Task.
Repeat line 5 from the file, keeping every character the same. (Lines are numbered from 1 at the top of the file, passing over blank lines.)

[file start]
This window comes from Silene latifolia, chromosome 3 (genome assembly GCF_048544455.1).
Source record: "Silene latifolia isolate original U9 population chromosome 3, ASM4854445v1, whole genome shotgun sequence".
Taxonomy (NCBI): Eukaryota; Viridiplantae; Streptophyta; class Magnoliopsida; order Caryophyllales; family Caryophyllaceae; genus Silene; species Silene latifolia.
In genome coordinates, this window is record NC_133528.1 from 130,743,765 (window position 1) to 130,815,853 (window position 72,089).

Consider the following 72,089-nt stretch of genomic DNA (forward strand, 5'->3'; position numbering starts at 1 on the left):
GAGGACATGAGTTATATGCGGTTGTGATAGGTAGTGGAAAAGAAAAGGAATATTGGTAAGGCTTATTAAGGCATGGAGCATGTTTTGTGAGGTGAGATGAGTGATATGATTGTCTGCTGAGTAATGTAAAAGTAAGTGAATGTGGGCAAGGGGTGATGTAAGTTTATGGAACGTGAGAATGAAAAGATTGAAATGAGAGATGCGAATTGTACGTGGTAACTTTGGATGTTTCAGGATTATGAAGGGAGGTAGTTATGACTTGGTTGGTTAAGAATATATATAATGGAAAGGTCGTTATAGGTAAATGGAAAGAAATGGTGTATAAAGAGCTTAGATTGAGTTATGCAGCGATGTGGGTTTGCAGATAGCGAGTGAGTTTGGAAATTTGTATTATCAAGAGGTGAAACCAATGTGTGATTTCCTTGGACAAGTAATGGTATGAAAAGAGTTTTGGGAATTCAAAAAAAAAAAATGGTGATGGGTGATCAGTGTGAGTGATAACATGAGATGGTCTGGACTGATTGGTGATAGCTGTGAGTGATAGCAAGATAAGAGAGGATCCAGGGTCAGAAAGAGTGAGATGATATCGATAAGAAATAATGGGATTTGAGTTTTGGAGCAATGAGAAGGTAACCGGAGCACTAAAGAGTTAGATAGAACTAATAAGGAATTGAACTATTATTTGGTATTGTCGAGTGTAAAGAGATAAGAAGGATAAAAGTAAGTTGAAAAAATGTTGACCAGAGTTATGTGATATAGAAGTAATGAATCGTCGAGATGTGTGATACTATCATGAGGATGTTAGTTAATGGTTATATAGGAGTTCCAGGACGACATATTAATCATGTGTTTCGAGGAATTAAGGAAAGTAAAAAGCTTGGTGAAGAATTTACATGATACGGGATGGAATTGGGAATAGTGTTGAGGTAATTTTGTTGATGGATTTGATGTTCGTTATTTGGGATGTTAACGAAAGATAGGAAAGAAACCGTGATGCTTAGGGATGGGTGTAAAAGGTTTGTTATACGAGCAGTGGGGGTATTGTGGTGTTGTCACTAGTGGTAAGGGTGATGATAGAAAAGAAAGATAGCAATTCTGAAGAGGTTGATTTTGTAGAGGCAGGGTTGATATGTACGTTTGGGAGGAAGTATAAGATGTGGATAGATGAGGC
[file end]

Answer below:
Consider the following 72,089-nt stretch of genomic DNA (forward strand, 5'->3'; position numbering starts at 1 on the left):